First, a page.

Have you been intrigued by the idea of digital note-taking or mind gardening in the past but intimidated by complex, multi-app workflows? If so, you’re not alone.
It can feel daunting trying to get started. And until you have a substantial number of linked notes, it’s hard to see the enormous value that’s to come.
But starting your own mind garden doesn’t have to be a difficult or time-consuming task.
Just keep your note-taking system to four simple steps.
- Choose a Tool for Thought
- Create a new note for anything you want to remember (Seeds)
- Expand the notes you want to keep (Evergreens)
- Link Your Notes Together
The key is to focus on writing and linking your notes until you have cultivated a collection of 50–100 notes. Advanced organizational structures like folders, tags, and MOCs can evolve naturally as your garden grows.
If you already have a collection of notes but feel they’re a bit chaotic, don’t stress it. We’ve all been there. Consider keeping your preexisting notes in a separate folder and gradually importing them as they become relevant.
And for those of you who already have an efficient note-taking system in place, you probably don’t need this article at all. But hey, it’s always good to revisit the basics from time to time. 😉
Choose a Tool for Your Mind Garden
The first step is to select your note-taking tool. Many people get stuck on this step and jump from platform to platform without ever truly focusing on their notes.
The truth is, the tool that you choose is much less important than having a reliable system of note-taking.
Look for a platform that supports bi-directional linking so that you can see the backlinks for each note.
I recommend Obsidian for a variety of reasons.
Once you’ve chosen your tool, create a folder called “Seeds” to house all your initial notes.
If you need more help getting started with Obsidian, Nick Milo’s introduction video is fantastic.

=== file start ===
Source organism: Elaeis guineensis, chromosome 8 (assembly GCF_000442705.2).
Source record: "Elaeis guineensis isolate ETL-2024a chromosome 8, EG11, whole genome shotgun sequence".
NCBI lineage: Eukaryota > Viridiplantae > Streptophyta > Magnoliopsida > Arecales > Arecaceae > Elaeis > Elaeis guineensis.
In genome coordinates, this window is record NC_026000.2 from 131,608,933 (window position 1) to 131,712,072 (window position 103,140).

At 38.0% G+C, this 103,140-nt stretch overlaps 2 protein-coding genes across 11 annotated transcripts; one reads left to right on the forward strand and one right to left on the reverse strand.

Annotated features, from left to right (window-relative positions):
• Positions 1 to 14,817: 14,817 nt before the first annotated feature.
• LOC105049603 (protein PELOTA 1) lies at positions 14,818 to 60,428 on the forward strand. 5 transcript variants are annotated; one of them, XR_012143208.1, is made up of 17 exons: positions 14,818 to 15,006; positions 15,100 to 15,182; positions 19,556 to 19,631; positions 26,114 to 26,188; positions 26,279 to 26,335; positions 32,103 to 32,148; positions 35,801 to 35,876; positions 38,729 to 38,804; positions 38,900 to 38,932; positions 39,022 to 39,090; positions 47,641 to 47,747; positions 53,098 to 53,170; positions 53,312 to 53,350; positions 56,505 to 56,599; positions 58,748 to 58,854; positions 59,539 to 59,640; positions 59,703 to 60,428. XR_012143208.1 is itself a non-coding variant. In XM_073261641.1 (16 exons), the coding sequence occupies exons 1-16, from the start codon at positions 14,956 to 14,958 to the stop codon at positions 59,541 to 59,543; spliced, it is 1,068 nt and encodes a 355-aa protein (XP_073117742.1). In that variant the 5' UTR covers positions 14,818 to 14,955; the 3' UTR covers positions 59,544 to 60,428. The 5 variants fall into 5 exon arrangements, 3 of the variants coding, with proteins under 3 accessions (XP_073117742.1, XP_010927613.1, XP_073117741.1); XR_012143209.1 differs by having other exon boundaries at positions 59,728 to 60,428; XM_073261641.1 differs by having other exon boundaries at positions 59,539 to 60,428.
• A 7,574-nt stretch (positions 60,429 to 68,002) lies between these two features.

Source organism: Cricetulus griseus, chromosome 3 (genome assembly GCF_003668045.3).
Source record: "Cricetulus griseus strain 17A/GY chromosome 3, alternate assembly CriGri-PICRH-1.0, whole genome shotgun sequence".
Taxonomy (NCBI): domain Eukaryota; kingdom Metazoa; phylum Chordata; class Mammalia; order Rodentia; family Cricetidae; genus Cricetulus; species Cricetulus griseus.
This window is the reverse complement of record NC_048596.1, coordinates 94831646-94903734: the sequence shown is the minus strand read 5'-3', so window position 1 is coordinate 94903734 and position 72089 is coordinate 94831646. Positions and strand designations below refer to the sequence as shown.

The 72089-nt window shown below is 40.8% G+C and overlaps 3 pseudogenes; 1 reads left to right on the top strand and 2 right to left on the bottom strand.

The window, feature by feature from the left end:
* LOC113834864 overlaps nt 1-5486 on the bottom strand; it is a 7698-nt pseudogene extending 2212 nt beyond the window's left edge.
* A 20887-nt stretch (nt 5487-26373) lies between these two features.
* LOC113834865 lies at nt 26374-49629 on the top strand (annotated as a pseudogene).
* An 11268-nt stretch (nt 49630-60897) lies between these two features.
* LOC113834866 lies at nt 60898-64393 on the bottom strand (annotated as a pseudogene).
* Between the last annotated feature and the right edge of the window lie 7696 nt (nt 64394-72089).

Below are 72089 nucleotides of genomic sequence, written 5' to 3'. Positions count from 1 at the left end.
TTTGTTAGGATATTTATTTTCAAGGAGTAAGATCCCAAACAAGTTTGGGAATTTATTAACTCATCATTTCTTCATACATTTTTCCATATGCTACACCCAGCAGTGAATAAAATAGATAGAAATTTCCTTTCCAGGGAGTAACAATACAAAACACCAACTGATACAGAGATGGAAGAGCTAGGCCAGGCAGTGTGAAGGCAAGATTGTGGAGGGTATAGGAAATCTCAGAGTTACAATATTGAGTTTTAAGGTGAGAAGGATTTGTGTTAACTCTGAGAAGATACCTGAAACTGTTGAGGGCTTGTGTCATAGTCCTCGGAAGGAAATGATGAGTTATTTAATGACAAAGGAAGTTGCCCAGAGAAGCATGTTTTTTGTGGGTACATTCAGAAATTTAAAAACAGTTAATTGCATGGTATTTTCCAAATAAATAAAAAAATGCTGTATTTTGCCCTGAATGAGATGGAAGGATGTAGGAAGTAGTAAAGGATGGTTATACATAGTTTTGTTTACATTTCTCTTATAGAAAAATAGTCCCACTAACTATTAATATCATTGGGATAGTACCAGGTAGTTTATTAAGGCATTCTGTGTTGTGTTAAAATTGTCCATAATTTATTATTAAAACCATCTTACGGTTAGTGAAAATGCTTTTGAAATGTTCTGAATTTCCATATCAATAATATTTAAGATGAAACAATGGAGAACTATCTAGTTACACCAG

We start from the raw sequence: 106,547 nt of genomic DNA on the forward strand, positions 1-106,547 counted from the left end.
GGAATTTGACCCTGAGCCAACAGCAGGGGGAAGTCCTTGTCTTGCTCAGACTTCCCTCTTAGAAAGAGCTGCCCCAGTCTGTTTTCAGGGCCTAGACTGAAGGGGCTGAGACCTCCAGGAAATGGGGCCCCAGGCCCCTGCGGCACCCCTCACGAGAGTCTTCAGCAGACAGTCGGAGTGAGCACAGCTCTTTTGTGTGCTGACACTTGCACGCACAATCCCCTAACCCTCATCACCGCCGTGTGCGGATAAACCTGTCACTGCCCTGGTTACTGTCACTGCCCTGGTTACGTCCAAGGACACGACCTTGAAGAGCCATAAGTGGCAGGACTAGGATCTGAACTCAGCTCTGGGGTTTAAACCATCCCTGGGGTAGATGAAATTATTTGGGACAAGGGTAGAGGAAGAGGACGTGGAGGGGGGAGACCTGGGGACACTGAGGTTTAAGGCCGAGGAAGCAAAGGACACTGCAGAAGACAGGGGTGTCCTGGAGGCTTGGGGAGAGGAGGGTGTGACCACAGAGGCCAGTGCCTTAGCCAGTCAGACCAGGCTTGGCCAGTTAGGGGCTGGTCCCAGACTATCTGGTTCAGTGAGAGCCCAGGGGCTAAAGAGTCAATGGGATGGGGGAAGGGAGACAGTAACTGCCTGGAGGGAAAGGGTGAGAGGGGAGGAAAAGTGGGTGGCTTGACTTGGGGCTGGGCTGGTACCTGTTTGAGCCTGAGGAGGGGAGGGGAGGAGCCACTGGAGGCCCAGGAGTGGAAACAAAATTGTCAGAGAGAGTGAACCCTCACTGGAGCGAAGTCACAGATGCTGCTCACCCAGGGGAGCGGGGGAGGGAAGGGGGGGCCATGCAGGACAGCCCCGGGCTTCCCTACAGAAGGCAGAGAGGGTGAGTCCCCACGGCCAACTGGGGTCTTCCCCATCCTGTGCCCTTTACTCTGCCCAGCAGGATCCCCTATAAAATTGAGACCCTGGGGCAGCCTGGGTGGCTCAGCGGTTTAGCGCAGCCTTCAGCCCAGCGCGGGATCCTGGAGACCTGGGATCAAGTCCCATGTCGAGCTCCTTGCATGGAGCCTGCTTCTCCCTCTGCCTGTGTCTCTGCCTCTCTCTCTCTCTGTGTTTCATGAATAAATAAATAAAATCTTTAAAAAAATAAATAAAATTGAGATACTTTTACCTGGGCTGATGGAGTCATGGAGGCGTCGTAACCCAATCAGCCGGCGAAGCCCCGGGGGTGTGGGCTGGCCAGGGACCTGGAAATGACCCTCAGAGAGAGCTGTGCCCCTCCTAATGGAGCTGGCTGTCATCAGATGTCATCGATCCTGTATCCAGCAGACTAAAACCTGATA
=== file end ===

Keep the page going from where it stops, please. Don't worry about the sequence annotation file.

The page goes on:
Plant New Seeds of Knowledge
As you go about your day, you’ll encounter moments of inspiration, whether it’s from conversations, podcasts, books, articles, or newsletters. Whenever something surprises or resonates with you, create a new seed note immediately.
If you’re on the go, use a note-taking app on your phone or carry a small notebook. The key is to get those ideas into your digital mind garden as soon as possible.
Nurture Seeds into Evergreens
The magic of note-taking lies in nurturing your seeds into evergreen notes.
Set aside dedicated time to go through your seed folder and process those raw thoughts and ideas.
You can use these prompts to start taking notes immediately:
- If you didn’t before, write about why you made the note. What resonated with you? Why was it surprising?
- What is your understanding of the concept at this time? You may want to do a little free writing here to make sure you get all of your thoughts about the idea down.
- Create a metaphor or analogy for the concept. Connecting the new information to concepts you already understand will help cement it in your memory.
Nurturing your notes is an ongoing process. Your notes are never finished because you can always learn something new that may change your perspective or add to your insights.
If you don’t want to start with a completely blank slate, you can begin your curation with a set of foundation notes. You may have a few concepts that will be essential to your mind garden. They don’t need to start as seeds, they’re already evergreen.
Create a new note for each. Write what you know about it and why you added it to your garden / why it’s significant to you.
Link Evergreens Together to Grow Your Mind Garden!
As your evergreen notes grow, the real power of your digital mind garden lies in their interconnections. This is what will make your mind garden a lifelong source of creative ideas.
While some advice might suggest embedding links contextually within the note’s content, don’t hesitate to add related links at the top or bottom of your notes if they don’t naturally fit within the main writing.
The links themselves matter much more than their form.
Now, go forth, young knowledge worker, and cultivate a flourishing garden of knowledge and ideas.
And always remember to enjoy the process!